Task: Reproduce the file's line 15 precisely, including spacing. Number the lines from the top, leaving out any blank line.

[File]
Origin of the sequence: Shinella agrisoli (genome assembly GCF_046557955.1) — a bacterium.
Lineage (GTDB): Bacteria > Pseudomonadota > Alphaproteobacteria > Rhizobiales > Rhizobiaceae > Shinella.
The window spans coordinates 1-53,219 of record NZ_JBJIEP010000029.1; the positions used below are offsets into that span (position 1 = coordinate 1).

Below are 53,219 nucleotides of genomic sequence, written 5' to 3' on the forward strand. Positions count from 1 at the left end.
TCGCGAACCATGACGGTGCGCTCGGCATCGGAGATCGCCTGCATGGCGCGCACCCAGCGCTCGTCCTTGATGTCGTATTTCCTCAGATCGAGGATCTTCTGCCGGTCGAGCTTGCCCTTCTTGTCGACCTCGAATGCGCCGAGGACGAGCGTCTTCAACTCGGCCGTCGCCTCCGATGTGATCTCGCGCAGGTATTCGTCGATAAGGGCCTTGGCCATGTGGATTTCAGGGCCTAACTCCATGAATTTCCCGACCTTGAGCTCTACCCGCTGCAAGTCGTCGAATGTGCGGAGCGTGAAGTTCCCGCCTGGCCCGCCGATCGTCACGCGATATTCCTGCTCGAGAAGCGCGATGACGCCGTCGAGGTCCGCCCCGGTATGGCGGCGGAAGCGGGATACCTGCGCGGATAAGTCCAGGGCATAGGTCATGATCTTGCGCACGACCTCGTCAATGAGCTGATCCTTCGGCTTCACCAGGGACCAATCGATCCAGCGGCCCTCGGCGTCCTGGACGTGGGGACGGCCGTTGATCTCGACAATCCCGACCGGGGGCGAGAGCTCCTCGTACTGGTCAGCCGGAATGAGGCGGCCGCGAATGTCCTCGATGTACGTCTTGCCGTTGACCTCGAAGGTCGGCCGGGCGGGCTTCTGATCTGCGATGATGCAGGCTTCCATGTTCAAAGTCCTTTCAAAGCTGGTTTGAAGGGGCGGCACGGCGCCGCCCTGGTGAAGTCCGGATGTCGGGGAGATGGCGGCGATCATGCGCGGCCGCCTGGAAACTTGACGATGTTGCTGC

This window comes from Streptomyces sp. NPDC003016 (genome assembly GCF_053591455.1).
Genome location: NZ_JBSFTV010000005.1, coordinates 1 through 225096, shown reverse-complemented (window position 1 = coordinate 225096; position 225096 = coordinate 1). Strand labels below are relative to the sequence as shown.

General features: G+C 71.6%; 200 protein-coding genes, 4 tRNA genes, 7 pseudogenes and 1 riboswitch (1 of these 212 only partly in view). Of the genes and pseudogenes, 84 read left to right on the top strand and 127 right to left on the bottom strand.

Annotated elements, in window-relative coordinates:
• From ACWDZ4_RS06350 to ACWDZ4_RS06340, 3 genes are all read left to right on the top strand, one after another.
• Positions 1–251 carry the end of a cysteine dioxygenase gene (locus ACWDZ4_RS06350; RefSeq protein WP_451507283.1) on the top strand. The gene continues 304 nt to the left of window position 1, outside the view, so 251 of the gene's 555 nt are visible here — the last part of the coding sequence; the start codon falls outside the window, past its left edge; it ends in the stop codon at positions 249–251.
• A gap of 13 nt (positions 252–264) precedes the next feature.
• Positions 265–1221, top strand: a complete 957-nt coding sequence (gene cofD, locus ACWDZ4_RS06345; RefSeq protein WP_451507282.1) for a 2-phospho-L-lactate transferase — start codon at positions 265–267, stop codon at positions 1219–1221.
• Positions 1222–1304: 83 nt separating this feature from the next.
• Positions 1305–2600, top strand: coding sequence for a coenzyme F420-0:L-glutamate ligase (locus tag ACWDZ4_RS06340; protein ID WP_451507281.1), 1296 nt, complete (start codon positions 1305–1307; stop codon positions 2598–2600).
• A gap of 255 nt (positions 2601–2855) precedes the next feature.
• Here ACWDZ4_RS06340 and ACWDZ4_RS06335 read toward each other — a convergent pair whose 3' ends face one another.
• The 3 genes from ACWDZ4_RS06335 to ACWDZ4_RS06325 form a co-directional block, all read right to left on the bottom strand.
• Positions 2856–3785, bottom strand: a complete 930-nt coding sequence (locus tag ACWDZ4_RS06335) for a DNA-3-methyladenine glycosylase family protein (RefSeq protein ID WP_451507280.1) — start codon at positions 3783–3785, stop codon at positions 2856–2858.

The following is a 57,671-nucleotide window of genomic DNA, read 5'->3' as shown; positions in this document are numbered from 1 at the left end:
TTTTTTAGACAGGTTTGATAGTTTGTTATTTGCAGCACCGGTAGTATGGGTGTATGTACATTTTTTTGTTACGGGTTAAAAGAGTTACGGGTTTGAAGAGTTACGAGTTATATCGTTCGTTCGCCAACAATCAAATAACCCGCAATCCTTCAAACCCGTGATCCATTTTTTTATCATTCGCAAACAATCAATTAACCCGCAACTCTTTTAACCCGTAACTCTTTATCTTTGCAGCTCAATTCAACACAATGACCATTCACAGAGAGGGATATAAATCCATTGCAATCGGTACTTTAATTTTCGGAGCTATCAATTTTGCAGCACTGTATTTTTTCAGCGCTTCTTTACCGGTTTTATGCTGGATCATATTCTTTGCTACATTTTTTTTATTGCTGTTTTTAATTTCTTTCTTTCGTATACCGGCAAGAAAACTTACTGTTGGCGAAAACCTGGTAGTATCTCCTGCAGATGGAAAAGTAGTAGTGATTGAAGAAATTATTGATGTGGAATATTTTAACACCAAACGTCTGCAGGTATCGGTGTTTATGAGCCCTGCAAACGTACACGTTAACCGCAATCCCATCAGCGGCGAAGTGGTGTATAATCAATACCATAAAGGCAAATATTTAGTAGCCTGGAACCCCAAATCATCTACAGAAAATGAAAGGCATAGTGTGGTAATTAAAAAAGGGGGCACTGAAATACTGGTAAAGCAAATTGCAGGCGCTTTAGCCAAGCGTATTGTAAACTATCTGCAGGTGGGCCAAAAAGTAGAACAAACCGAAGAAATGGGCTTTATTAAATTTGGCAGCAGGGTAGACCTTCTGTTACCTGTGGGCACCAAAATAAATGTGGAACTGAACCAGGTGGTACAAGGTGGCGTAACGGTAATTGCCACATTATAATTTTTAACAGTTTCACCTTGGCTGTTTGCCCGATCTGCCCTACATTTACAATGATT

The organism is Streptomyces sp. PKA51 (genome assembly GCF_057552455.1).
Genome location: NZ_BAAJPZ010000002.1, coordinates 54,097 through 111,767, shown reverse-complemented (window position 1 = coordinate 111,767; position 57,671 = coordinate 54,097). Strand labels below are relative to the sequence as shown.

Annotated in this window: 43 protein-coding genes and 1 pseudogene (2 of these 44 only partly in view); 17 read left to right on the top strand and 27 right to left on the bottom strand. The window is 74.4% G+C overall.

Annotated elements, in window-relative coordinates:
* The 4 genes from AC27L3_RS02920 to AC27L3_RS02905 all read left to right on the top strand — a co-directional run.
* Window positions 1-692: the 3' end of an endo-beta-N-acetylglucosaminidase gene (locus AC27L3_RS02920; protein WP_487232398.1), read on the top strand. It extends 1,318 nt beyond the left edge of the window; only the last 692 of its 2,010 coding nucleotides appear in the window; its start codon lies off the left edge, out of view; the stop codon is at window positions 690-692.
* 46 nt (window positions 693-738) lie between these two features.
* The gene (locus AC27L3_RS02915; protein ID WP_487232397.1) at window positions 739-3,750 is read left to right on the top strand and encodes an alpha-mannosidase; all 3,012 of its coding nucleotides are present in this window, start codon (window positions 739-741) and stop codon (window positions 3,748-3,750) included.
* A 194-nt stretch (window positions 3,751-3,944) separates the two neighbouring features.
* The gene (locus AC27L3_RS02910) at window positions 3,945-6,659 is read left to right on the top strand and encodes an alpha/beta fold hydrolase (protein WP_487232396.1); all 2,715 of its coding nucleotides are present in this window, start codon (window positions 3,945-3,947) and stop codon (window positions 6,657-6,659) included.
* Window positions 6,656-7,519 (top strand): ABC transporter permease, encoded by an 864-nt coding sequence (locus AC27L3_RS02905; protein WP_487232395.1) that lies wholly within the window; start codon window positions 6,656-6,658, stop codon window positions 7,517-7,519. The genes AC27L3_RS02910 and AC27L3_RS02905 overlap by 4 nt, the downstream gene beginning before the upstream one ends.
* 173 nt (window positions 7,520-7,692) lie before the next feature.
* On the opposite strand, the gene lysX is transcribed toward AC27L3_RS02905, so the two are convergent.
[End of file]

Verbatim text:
• Positions 1305–2600, top strand: coding sequence for a coenzyme F420-0:L-glutamate ligase (locus tag ACWDZ4_RS06340; protein ID WP_451507281.1), 1296 nt, complete (start codon positions 1305–1307; stop codon positions 2598–2600).